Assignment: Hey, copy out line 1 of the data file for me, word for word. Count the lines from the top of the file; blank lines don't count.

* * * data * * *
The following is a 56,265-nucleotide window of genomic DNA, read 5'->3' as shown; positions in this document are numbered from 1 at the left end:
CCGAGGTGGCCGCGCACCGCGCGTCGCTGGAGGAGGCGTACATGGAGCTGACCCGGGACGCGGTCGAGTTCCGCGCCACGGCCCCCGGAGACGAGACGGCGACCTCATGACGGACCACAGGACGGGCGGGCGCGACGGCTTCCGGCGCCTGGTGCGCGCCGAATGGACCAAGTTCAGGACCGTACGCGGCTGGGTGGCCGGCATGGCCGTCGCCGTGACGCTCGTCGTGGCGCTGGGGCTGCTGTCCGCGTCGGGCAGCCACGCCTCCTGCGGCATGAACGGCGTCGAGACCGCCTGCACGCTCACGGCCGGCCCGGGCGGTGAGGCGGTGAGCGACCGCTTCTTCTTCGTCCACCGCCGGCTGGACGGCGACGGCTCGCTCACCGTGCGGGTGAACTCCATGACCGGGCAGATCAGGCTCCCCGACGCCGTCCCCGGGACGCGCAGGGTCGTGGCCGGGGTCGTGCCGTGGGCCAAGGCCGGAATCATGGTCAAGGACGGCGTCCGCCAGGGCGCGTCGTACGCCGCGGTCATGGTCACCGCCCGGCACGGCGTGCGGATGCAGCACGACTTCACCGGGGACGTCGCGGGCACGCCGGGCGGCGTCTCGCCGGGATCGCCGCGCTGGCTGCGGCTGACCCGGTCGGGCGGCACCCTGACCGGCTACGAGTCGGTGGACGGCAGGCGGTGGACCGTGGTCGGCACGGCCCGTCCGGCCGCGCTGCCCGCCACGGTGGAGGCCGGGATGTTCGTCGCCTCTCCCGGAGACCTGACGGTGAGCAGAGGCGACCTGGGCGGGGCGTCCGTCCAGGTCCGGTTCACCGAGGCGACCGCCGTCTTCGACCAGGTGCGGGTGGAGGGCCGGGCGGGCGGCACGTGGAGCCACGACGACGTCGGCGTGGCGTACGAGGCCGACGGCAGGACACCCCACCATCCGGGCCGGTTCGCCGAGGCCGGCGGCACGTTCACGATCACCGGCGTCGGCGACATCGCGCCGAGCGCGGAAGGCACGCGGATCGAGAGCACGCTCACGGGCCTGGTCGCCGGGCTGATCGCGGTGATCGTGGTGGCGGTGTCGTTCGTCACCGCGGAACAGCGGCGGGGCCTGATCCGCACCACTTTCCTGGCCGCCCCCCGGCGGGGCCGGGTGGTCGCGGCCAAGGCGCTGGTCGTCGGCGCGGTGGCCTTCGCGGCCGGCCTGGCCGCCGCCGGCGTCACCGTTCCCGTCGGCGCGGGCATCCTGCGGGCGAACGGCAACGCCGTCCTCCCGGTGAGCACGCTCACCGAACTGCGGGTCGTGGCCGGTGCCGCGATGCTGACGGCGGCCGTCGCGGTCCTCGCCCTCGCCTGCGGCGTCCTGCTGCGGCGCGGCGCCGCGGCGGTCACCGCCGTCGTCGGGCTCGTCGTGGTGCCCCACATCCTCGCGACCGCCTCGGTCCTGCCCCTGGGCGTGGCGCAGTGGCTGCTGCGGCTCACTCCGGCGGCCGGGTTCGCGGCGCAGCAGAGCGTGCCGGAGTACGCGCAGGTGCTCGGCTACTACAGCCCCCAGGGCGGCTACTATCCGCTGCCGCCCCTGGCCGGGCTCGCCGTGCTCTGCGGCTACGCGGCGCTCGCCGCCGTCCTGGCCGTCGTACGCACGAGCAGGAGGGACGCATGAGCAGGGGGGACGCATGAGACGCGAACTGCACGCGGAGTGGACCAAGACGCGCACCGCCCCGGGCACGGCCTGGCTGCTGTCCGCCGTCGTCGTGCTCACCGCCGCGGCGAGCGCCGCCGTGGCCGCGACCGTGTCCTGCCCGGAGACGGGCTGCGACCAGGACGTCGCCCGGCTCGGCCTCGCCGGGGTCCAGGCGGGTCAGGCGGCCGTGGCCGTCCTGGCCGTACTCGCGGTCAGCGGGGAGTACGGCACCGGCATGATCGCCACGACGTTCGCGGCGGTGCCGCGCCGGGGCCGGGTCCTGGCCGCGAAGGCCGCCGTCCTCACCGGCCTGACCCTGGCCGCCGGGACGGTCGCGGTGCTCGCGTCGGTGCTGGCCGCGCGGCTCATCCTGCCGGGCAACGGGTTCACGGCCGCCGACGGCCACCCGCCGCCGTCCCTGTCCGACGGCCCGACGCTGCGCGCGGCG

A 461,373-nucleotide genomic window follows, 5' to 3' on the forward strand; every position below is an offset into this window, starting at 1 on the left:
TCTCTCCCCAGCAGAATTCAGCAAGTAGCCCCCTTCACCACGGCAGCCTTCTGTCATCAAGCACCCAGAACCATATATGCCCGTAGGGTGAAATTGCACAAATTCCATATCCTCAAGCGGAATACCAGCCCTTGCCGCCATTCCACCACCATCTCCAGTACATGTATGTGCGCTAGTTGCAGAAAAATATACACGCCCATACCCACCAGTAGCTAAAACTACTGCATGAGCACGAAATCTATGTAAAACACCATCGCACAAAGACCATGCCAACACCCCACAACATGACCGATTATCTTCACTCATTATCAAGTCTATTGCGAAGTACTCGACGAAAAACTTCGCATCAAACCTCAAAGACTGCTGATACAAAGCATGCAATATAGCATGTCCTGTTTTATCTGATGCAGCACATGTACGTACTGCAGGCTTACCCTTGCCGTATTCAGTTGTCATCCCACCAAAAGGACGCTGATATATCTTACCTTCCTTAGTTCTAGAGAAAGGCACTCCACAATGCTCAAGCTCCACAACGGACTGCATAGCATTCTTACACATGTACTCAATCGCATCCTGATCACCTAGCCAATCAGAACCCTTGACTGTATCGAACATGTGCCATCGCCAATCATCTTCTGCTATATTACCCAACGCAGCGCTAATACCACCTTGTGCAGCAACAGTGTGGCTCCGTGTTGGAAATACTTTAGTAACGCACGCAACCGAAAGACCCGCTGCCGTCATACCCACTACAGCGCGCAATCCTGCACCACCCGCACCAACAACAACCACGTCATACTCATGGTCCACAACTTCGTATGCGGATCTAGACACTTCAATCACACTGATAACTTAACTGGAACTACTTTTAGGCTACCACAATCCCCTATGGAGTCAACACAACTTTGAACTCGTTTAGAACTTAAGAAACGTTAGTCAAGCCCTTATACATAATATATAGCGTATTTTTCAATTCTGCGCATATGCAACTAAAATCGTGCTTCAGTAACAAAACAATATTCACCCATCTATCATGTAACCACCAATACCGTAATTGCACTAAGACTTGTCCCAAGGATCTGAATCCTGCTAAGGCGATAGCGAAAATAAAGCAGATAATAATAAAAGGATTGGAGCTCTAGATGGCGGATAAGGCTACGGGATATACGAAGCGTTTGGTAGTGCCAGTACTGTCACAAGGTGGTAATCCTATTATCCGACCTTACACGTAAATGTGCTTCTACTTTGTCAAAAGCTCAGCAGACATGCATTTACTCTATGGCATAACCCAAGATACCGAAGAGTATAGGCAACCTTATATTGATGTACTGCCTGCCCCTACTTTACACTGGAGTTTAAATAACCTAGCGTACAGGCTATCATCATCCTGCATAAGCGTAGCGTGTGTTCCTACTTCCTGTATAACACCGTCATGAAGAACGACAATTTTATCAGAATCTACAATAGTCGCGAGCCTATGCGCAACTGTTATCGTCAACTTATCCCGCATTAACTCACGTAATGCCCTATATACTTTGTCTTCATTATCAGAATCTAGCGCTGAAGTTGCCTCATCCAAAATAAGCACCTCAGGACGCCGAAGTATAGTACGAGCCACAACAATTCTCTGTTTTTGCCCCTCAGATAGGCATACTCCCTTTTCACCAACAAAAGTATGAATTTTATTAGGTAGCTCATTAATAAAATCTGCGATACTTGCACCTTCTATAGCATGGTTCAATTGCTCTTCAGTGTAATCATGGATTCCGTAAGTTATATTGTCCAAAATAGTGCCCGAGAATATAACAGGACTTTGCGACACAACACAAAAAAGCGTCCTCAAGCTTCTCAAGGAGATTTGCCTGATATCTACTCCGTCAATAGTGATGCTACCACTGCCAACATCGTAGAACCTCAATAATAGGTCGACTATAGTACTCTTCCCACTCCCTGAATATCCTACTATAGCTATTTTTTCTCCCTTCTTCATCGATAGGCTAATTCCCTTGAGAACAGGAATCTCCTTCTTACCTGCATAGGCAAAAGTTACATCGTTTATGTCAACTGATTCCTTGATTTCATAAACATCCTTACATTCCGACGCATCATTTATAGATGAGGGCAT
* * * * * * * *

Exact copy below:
The following is a 56,265-nucleotide window of genomic DNA, read 5'->3' as shown; positions in this document are numbered from 1 at the left end: